Postponed: May Bark About: National Forests on Stolen Lands

This Bark About is being rescheduled because the location will be inaccessible due to snow. Stay tuned for a new date!

What does it mean to describe land controlled by an agency of the federal government as “public land”? How did it get to be this way? This outing to the area around Mt Hood will build on the historical and current context that was presented Bark’s Rad◦i◦cle Activist training series, National Forests on Stolen Lands. We will visit areas of the forest where we can consider the impact of settler-colonial environmentalism and examine our own relationships with this structure and legacy. We will look at the ideas of “wilderness” and “leave-no-trace recreation” within this context. 

Participants will meet in Portland at 9am where they will have the option to organize carpools and drive to the final destination about 90 minutes away. Exact location and driving arrangements will be sent to confirmed participants the week before the outing. If you would like to meet at a location closer to the final destination, please contact Misha to arrange an alternative meet-up location.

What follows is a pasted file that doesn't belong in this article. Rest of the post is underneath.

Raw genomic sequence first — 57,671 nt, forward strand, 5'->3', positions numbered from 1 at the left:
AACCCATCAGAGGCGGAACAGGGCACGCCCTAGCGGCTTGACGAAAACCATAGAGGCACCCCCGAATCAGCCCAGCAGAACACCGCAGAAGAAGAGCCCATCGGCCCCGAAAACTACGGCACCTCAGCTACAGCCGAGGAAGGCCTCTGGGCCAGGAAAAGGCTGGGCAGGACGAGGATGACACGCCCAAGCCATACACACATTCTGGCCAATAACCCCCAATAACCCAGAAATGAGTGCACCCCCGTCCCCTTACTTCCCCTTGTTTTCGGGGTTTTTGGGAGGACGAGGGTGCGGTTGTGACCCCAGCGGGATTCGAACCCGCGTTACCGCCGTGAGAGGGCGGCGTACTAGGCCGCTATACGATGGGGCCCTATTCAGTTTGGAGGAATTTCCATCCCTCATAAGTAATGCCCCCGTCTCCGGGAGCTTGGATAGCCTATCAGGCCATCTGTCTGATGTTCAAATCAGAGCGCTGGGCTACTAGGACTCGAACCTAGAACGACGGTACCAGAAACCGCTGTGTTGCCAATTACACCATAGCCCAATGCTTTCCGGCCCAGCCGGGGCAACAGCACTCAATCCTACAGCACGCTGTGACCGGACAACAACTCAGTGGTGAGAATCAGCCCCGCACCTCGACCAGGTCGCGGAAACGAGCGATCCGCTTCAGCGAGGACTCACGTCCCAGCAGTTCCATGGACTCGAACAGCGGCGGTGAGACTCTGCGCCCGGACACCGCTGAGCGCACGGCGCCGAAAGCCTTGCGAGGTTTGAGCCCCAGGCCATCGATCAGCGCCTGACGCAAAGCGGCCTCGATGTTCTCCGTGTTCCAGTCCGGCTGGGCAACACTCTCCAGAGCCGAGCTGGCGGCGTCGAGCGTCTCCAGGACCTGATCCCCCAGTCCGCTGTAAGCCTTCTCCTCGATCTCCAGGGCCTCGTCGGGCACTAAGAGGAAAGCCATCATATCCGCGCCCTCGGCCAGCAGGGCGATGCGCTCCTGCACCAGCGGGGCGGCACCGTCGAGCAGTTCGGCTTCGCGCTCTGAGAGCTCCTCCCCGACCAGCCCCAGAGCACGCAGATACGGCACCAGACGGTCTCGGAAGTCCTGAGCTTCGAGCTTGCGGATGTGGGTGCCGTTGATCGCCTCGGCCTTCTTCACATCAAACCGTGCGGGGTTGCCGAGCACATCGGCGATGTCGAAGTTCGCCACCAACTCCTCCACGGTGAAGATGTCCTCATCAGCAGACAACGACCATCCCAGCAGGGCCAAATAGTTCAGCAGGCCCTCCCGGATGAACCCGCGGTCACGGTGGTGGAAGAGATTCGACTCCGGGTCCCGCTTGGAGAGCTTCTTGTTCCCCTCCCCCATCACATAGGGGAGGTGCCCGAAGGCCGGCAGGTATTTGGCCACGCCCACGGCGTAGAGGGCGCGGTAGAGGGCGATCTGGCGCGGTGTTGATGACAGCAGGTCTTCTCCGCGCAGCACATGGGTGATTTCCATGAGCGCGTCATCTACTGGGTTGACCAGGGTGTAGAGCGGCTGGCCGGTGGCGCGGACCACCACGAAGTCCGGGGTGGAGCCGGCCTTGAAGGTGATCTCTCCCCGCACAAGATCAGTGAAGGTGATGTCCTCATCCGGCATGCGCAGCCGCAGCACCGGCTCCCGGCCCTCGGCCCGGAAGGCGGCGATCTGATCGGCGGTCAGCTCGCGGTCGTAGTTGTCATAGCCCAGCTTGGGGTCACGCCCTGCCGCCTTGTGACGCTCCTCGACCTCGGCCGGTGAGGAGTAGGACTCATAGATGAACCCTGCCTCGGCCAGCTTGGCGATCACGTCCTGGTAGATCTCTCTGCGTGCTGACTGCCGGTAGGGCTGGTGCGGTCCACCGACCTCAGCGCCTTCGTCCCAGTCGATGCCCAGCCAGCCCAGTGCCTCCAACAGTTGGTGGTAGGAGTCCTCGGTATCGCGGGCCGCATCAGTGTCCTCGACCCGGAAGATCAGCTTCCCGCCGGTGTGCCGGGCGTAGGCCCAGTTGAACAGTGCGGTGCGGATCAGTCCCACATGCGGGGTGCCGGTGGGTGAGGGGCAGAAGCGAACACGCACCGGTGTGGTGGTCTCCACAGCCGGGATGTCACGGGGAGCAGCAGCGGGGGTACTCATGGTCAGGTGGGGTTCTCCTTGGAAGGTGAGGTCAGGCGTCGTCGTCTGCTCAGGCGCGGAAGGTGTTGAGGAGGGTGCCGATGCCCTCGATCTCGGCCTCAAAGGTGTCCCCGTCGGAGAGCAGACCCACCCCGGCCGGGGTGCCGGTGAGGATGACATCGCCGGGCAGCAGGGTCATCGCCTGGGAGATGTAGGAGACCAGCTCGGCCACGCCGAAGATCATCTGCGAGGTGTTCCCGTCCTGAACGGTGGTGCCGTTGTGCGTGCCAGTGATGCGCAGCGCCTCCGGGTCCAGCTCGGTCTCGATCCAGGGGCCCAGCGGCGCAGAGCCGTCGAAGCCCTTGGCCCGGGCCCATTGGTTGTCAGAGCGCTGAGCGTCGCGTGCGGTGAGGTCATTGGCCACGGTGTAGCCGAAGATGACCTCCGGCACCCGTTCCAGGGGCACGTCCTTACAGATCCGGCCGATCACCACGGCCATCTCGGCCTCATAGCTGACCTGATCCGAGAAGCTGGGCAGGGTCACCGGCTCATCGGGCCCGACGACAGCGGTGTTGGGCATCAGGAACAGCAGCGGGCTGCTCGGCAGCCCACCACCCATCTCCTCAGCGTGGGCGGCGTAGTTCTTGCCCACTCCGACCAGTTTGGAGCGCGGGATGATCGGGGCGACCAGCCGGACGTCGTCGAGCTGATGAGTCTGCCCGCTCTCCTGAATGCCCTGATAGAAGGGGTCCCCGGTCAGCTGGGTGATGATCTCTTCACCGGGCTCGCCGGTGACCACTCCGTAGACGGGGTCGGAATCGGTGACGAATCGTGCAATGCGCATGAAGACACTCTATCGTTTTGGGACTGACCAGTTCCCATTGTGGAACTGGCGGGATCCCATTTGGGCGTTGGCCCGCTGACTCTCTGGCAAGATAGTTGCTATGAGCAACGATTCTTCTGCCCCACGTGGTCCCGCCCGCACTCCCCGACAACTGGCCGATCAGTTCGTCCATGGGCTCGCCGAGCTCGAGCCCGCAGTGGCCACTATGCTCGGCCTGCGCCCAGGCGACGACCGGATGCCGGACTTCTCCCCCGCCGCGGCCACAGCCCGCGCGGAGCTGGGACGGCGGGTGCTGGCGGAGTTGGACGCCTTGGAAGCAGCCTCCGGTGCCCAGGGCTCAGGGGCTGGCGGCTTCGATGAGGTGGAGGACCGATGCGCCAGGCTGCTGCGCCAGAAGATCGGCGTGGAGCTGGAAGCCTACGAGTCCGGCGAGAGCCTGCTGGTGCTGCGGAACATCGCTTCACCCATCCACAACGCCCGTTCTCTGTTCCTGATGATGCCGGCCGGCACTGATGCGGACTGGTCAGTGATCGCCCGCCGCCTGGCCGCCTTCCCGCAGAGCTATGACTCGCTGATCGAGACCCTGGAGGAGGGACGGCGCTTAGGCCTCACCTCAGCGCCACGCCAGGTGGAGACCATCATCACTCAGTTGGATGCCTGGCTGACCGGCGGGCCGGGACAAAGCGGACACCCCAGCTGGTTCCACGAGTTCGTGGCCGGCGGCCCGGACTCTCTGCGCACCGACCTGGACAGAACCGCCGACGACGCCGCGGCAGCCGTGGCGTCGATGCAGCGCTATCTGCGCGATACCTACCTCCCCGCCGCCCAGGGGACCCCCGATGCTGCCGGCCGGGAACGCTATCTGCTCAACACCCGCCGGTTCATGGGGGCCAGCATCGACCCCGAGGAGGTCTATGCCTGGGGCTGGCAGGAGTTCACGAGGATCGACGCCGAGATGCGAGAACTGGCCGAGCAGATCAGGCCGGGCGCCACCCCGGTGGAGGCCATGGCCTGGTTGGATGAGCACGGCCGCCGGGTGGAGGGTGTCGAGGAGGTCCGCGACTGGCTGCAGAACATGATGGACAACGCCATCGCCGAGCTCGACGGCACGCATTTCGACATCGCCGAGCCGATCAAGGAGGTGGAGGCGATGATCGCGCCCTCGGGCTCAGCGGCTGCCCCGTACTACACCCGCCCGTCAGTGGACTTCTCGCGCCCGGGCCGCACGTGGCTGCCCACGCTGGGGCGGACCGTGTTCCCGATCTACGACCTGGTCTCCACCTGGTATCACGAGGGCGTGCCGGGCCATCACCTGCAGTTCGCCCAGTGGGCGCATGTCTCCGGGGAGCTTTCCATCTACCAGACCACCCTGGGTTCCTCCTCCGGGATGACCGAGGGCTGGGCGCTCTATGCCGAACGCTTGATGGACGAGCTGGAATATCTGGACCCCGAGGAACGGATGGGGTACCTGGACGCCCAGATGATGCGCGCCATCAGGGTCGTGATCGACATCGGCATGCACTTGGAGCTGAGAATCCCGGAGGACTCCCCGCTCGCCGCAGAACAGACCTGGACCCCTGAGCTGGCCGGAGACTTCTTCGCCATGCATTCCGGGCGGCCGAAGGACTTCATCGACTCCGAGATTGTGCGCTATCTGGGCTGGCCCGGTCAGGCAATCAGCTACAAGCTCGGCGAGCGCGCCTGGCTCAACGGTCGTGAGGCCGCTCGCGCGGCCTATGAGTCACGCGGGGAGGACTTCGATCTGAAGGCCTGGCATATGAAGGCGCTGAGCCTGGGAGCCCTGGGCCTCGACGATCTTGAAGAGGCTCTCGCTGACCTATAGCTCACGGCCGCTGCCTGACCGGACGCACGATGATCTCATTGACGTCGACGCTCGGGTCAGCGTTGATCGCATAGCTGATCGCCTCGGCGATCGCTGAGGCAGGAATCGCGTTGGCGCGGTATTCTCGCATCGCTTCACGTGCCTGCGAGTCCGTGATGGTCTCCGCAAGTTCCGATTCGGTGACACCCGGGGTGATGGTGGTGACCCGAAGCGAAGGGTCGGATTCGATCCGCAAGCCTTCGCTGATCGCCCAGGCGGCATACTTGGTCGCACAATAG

We will spend the day moving through in the forest, both on roads and off-trail, walking over uneven terrain, with down logs, possible mud and water. We will make numerous stops for discussion and personal reflection, please come prepared to keep yourself warm and comfortable in the weather.

This in-person outing will follow COVID-19 protocols. Space is limited and pre-registration is required. Driving directions will be sent to registrants before the event. If the tickets are full, please sign up for the waitlist. There will be optional carpooling available for fully vaccinated individuals. Participants will be required to wear face coverings and maintain physical distance from others outside their contact bubble.

Questions? Email Misha, Bark’s Forest Watch Coordinator.

Bark Abouts

Since the beginning, Bark has offered free, monthly hikes to Mt. Hood National Forest and surrounding public lands. We believe that by witnessing the breathtaking Cascade ecosystem and learning about the many threats it faces, we can build stronger advocates for the protection of our public lands. Our hike leaders are passionate, knowledgeable volunteers who incorporate information about forest ecology and policy with how to get involved in our efforts.

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